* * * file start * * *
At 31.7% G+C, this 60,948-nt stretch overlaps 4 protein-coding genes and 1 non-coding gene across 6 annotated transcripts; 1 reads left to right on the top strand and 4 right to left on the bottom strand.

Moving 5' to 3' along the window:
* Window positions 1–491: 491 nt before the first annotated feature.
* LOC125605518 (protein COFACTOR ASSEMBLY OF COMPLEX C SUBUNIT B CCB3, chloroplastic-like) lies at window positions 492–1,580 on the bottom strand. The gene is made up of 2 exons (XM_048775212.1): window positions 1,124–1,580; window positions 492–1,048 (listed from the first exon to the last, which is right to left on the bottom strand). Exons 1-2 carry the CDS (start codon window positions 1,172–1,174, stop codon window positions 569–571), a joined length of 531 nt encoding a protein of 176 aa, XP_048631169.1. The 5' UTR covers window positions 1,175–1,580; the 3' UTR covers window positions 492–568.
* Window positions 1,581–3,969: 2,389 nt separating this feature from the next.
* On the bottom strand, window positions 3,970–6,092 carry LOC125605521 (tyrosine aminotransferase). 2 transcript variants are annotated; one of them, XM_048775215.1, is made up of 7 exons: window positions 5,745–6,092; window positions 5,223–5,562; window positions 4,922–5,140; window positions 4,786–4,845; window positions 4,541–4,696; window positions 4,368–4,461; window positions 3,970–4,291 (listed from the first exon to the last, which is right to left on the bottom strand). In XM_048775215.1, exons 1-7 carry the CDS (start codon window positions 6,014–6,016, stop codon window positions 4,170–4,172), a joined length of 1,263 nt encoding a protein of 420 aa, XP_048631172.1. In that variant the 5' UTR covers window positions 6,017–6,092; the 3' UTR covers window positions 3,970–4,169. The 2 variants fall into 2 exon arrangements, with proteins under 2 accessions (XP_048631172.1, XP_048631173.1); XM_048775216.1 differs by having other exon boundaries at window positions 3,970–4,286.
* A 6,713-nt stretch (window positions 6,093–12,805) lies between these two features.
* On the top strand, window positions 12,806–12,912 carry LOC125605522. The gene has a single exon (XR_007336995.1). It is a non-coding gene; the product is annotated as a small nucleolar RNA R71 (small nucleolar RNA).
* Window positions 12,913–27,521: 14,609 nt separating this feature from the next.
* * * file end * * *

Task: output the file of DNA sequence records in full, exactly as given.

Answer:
At 31.7% G+C, this 60,948-nt stretch overlaps 4 protein-coding genes and 1 non-coding gene across 6 annotated transcripts; 1 reads left to right on the top strand and 4 right to left on the bottom strand.

Moving 5' to 3' along the window:
* Window positions 1–491: 491 nt before the first annotated feature.
* LOC125605518 (protein COFACTOR ASSEMBLY OF COMPLEX C SUBUNIT B CCB3, chloroplastic-like) lies at window positions 492–1,580 on the bottom strand. The gene is made up of 2 exons (XM_048775212.1): window positions 1,124–1,580; window positions 492–1,048 (listed from the first exon to the last, which is right to left on the bottom strand). Exons 1-2 carry the CDS (start codon window positions 1,172–1,174, stop codon window positions 569–571), a joined length of 531 nt encoding a protein of 176 aa, XP_048631169.1. The 5' UTR covers window positions 1,175–1,580; the 3' UTR covers window positions 492–568.
* Window positions 1,581–3,969: 2,389 nt separating this feature from the next.
* On the bottom strand, window positions 3,970–6,092 carry LOC125605521 (tyrosine aminotransferase). 2 transcript variants are annotated; one of them, XM_048775215.1, is made up of 7 exons: window positions 5,745–6,092; window positions 5,223–5,562; window positions 4,922–5,140; window positions 4,786–4,845; window positions 4,541–4,696; window positions 4,368–4,461; window positions 3,970–4,291 (listed from the first exon to the last, which is right to left on the bottom strand). In XM_048775215.1, exons 1-7 carry the CDS (start codon window positions 6,014–6,016, stop codon window positions 4,170–4,172), a joined length of 1,263 nt encoding a protein of 420 aa, XP_048631172.1. In that variant the 5' UTR covers window positions 6,017–6,092; the 3' UTR covers window positions 3,970–4,169. The 2 variants fall into 2 exon arrangements, with proteins under 2 accessions (XP_048631172.1, XP_048631173.1); XM_048775216.1 differs by having other exon boundaries at window positions 3,970–4,286.
* A 6,713-nt stretch (window positions 6,093–12,805) lies between these two features.
* On the top strand, window positions 12,806–12,912 carry LOC125605522. The gene has a single exon (XR_007336995.1). It is a non-coding gene; the product is annotated as a small nucleolar RNA R71 (small nucleolar RNA).
* Window positions 12,913–27,521: 14,609 nt separating this feature from the next.